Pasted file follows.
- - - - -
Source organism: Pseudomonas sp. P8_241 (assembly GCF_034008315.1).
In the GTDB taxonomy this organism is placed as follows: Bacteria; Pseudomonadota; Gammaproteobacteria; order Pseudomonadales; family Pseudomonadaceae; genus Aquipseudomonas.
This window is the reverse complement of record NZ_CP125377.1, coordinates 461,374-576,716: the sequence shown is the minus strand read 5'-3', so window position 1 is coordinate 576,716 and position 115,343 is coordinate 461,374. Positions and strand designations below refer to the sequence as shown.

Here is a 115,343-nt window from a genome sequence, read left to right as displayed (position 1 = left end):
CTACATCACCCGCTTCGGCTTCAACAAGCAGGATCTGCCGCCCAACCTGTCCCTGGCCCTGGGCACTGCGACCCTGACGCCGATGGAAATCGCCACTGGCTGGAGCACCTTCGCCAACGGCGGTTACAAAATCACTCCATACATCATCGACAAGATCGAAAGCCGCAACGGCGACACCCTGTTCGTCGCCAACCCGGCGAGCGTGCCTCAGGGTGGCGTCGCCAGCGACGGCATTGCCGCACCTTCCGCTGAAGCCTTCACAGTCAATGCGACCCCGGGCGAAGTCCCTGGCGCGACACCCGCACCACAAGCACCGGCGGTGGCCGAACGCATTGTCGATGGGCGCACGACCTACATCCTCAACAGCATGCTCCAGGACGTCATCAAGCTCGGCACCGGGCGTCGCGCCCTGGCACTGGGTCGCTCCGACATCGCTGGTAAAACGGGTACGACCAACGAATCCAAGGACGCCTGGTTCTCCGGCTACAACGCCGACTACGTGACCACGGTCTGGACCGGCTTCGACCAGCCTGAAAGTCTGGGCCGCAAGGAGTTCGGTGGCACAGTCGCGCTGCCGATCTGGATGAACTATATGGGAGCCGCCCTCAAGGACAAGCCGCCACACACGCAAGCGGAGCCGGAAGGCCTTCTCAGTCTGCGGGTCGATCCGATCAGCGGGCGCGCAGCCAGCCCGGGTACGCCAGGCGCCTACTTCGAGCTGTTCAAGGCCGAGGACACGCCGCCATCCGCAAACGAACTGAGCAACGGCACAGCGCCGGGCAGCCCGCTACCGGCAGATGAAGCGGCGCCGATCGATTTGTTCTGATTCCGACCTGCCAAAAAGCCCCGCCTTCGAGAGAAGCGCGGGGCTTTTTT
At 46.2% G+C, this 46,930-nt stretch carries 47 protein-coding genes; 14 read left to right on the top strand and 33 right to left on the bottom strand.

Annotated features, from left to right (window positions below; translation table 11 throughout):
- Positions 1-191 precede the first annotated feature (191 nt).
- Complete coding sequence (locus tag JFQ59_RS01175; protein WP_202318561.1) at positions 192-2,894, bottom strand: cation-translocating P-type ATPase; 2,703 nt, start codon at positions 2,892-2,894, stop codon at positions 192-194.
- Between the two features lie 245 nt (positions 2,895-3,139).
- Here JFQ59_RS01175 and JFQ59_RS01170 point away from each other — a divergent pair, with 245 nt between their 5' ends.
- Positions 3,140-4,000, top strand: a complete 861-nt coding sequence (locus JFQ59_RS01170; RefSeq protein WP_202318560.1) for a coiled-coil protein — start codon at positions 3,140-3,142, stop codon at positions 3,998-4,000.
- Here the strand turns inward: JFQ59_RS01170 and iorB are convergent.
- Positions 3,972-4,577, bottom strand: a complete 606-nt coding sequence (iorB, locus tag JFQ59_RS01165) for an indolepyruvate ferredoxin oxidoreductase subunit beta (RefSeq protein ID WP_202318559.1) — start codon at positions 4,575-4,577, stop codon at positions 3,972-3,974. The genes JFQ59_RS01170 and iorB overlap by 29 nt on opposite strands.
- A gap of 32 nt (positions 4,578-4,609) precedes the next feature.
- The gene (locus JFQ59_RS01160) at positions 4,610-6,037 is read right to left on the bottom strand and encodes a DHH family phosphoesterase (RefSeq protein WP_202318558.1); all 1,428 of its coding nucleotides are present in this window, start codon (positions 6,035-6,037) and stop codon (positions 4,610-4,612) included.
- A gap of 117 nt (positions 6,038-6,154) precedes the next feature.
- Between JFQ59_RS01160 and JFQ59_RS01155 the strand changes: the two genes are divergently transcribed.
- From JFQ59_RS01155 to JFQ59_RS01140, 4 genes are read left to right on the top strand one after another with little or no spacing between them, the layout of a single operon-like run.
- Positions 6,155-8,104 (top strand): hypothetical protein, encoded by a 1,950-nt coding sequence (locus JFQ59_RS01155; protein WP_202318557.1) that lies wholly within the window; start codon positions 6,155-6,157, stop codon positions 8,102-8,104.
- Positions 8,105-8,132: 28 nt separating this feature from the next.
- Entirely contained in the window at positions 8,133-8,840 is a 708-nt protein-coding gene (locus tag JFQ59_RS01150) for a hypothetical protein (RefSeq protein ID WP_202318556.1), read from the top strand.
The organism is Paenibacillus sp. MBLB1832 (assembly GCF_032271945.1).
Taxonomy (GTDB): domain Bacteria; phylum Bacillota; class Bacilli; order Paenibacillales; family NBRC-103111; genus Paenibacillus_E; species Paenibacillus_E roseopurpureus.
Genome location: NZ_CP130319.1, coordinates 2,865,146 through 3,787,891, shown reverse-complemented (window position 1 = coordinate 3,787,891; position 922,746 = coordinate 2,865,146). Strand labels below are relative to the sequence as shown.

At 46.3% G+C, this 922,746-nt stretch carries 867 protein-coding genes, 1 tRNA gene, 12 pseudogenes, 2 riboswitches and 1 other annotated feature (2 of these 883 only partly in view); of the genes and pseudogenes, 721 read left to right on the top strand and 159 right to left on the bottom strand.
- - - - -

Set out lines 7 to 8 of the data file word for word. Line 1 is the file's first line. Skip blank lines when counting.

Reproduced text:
Annotated features, from left to right (window positions below; translation table 11 throughout):
- Positions 1-191 precede the first annotated feature (191 nt).